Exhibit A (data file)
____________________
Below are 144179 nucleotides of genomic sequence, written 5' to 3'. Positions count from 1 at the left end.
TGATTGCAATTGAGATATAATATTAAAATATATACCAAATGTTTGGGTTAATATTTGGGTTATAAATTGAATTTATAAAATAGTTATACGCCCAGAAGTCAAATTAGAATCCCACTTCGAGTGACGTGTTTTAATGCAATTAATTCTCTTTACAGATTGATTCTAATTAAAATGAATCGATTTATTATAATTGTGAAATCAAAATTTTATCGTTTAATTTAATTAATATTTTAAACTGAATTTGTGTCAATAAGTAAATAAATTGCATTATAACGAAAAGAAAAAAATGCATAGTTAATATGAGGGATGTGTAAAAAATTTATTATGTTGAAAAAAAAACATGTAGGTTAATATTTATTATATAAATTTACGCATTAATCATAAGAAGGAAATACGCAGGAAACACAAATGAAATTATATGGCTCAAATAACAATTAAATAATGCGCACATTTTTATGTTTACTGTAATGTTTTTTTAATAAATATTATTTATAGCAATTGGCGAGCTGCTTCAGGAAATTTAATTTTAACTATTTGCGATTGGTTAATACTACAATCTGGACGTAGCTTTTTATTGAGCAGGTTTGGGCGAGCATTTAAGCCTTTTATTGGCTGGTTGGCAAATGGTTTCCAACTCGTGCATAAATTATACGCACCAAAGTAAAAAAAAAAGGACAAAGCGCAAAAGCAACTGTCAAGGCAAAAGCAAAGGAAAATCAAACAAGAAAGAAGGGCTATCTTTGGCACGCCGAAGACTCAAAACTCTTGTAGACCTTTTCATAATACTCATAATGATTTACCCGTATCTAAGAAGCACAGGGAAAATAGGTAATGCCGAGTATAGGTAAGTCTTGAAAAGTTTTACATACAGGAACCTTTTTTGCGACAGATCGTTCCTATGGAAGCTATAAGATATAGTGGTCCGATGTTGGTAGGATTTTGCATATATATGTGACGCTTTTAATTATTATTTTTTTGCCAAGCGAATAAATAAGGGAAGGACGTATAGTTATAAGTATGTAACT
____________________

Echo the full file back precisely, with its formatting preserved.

Below are 144179 nucleotides of genomic sequence, written 5' to 3'. Positions count from 1 at the left end.
TGATTGCAATTGAGATATAATATTAAAATATATACCAAATGTTTGGGTTAATATTTGGGTTATAAATTGAATTTATAAAATAGTTATACGCCCAGAAGTCAAATTAGAATCCCACTTCGAGTGACGTGTTTTAATGCAATTAATTCTCTTTACAGATTGATTCTAATTAAAATGAATCGATTTATTATAATTGTGAAATCAAAATTTTATCGTTTAATTTAATTAATATTTTAAACTGAATTTGTGTCAATAAGTAAATAAATTGCATTATAACGAAAAGAAAAAAATGCATAGTTAATATGAGGGATGTGTAAAAAATTTATTATGTTGAAAAAAAAACATGTAGGTTAATATTTATTATATAAATTTACGCATTAATCATAAGAAGGAAATACGCAGGAAACACAAATGAAATTATATGGCTCAAATAACAATTAAATAATGCGCACATTTTTATGTTTACTGTAATGTTTTTTTAATAAATATTATTTATAGCAATTGGCGAGCTGCTTCAGGAAATTTAATTTTAACTATTTGCGATTGGTTAATACTACAATCTGGACGTAGCTTTTTATTGAGCAGGTTTGGGCGAGCATTTAAGCCTTTTATTGGCTGGTTGGCAAATGGTTTCCAACTCGTGCATAAATTATACGCACCAAAGTAAAAAAAAAAGGACAAAGCGCAAAAGCAACTGTCAAGGCAAAAGCAAAGGAAAATCAAACAAGAAAGAAGGGCTATCTTTGGCACGCCGAAGACTCAAAACTCTTGTAGACCTTTTCATAATACTCATAATGATTTACCCGTATCTAAGAAGCACAGGGAAAATAGGTAATGCCGAGTATAGGTAAGTCTTGAAAAGTTTTACATACAGGAACCTTTTTTGCGACAGATCGTTCCTATGGAAGCTATAAGATATAGTGGTCCGATGTTGGTAGGATTTTGCATATATATGTGACGCTTTTAATTATTATTTTTTTGCCAAGCGAATAAATAAGGGAAGGACGTATAGTTATAAGTATGTAACT